Communications Learning Community

The School of Communications at Webster University operates with one goal in mind – to educate and prepare students to excel as skilled professionals in the global field of communications.  As a member of the Communications Learning Community, students will have the unique opportunity to start down this path with a clustered group of students in a program designed to give a more in-depth and hands-on experience in their first year.

Students in the Communications LC will learn:

  • how to improve and apply  their interpersonal communication skills
  • how to successfully work in collaborative team and group environments
  • how various Communications disciplines interact with one another

Communications Previous Programs:

During the 2013-2014 academic year the Communications LC attended many exclusive programs together. These programs were designed by the Communications LC faculty to enhance their classroom curriculum. These programs were free to Communications LC students. While these programs often change from year to year, this list of programs should give you a better idea of the kinds of events you can attend with your LC.

- Trip to KMOV Television Station in downtown St. Louis
- City Museum
-“To Kill a Mockingbird” at Insight Theatre

Communications LC Courses:

Student in each learning community must take all of the courses in a cohort.

Communications Cohort A

FRSH 1200 - What Now? What Next

When you were an infant, the World Wide Web was in its infancy.  And, when you entered kindergaren, your patents couldn't recieve alerts about school closing on their smartphones because there were no smartphones.  Tablets were made of paper.  You couldn't stream Netfliz through your Xbox because the first Xbox had yet to hit the market.  And, Netflix wouldn't be streaming video for almost a decade anyway.  There was no such person as lady gaga, and Lindsay Lohan was an adorable child actor.  Miley Cyrus wouldn't become Hannah Montana for another five years.  Yep, media have changed drastically during your lifetime. And they have changed how we live our lives. They have changed us. What’s more, there are no signs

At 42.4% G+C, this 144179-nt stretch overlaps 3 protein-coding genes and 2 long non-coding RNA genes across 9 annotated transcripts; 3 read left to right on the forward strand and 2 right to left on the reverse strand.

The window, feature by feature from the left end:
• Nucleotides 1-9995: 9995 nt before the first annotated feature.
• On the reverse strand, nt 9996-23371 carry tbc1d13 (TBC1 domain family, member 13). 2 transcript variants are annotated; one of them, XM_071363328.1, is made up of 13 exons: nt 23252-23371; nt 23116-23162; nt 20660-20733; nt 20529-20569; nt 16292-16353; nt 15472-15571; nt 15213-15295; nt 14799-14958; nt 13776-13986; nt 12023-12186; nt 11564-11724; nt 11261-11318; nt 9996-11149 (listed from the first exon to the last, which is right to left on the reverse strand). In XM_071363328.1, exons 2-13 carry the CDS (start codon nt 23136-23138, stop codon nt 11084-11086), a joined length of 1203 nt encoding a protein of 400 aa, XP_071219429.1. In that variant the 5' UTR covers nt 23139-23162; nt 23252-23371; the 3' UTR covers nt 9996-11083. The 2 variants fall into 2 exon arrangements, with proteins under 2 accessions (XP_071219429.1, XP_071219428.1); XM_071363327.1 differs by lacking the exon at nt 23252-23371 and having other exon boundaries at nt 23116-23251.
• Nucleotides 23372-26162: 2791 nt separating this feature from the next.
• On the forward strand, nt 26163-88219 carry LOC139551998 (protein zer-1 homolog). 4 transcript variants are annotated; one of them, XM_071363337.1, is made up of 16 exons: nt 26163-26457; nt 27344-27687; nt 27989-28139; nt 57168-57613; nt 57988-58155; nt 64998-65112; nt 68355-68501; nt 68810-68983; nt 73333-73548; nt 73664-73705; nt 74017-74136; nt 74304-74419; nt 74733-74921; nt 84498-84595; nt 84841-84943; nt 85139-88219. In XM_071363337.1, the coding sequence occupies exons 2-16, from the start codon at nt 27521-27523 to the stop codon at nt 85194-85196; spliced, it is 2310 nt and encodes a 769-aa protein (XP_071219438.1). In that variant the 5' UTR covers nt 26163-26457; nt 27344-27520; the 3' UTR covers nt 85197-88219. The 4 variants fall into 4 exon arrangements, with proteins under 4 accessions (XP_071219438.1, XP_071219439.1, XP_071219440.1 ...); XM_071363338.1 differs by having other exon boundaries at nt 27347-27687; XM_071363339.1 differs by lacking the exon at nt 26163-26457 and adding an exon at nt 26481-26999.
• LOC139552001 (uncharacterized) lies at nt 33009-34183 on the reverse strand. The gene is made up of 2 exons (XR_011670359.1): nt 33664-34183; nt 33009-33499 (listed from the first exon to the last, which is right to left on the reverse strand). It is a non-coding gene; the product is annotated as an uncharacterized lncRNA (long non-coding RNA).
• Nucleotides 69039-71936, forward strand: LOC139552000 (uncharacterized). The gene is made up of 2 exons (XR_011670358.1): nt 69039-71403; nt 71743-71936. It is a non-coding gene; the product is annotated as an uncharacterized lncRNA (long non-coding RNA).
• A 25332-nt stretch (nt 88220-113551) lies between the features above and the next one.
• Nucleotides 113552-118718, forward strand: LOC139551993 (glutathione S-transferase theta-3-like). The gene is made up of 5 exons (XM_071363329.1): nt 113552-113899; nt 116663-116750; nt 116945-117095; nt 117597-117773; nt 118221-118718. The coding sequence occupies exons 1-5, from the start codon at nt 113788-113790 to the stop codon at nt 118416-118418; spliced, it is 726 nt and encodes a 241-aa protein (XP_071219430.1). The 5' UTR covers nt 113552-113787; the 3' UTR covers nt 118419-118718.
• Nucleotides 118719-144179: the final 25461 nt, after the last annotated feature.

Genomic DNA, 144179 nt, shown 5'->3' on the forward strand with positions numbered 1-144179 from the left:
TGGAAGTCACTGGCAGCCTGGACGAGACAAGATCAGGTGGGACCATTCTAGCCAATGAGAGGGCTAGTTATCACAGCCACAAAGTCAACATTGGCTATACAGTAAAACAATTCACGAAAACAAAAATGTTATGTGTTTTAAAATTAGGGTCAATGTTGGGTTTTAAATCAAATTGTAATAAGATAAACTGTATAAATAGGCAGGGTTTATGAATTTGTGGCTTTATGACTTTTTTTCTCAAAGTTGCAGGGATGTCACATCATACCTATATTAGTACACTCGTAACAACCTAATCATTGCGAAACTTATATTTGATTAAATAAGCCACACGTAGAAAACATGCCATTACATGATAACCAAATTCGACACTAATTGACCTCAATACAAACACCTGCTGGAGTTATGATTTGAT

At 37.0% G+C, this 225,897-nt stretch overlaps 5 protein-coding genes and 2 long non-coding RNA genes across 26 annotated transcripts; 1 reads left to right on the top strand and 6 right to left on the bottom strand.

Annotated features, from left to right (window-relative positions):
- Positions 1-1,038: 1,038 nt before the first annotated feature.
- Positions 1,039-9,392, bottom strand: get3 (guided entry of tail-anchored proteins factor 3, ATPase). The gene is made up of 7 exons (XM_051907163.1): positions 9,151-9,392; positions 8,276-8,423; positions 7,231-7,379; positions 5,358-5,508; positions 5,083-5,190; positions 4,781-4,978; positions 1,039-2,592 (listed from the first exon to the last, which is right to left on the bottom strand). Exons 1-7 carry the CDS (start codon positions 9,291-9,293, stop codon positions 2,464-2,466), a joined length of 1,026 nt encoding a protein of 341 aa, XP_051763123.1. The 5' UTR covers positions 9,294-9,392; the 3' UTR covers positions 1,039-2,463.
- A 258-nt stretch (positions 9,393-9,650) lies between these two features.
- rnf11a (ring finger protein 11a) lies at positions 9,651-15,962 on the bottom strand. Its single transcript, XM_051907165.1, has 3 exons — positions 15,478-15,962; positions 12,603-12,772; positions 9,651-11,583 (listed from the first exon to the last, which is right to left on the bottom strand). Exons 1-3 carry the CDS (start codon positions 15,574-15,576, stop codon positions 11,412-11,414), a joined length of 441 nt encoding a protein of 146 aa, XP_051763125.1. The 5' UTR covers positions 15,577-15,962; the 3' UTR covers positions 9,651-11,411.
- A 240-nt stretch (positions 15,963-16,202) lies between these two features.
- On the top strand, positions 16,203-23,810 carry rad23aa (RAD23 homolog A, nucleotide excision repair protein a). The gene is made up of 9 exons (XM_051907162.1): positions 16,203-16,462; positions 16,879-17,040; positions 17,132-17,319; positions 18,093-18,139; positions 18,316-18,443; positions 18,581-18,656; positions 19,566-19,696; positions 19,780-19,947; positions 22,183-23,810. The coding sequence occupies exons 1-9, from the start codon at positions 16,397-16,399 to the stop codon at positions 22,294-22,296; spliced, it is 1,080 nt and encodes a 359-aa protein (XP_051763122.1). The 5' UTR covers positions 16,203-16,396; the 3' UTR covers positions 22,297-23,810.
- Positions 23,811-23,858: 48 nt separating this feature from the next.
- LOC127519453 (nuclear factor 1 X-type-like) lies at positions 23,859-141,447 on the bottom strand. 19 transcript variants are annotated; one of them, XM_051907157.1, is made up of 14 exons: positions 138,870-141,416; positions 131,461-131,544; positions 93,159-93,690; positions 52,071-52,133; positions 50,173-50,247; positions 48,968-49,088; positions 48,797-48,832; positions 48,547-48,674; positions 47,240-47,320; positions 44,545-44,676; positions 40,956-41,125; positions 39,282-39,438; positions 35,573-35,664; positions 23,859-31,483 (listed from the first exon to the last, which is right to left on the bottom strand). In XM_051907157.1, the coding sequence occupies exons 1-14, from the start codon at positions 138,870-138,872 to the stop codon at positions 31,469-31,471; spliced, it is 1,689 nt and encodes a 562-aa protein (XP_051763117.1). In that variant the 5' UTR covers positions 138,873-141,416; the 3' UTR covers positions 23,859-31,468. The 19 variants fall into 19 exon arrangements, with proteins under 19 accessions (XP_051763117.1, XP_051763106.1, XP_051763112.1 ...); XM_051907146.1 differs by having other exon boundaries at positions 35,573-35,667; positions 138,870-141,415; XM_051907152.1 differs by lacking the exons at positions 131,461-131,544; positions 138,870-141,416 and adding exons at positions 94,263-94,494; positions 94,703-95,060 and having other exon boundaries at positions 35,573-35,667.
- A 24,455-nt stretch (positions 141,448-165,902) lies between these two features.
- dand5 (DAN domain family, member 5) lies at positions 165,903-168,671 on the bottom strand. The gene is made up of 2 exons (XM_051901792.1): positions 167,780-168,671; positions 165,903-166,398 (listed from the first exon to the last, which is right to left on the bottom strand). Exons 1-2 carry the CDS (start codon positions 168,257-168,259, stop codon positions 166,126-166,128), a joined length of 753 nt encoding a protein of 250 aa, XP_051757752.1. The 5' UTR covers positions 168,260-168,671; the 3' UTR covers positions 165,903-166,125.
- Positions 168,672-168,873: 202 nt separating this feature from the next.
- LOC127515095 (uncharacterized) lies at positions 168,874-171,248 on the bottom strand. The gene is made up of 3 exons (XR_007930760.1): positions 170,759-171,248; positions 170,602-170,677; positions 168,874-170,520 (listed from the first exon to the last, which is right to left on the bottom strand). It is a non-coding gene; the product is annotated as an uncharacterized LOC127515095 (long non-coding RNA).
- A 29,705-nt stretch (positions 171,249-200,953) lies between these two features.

of the rapid changes slowing down any time soon. This seminar will attempt to make sense of how media’s evolution during the past 18 years have impacted all of us. More importantly, we’re going to try to figure out where all of this is headed during the next 18 years. It’s safe to say your kids are going to be playing on one badass gaming system.

Communications Cohort B

FRSH 1200 - Fitting In / Standing Out

This seminar investigates how we step through life’s doorways and thresholds at times of transition in our lives: Graduating from high school, starting college, moving out of our childhood homes, losing old friends and gaining new friends, etc. Together, students and I will explore how life changes affect our personalities, behaviors and our life-coping mechanisms. We’ll explore how we transition from the perspectives of (1) micro-cosmic views of individual personalities based
on self-analysis and psychological theories and (2) the macro-level analysis of Millennial students’ generation based on sociological research. Students will write papers, varying in length from two-to-five pages. In addition, students will make presentations to the class on their ideas. All students will lead seminar conversations and contribute questions in nearly every class period.

Additional Course Pairings:

MEDC 1010
EPMD 1000
EPMD 1010 - for Journalism Majors Only


Spring Semester

MEDC 2200 Ethics in Media

Students learn the ethical considerations applied to journalism, broadcast journalism, photography, audio, film, video, interactive digital media, the Internet, public relations, and advertising.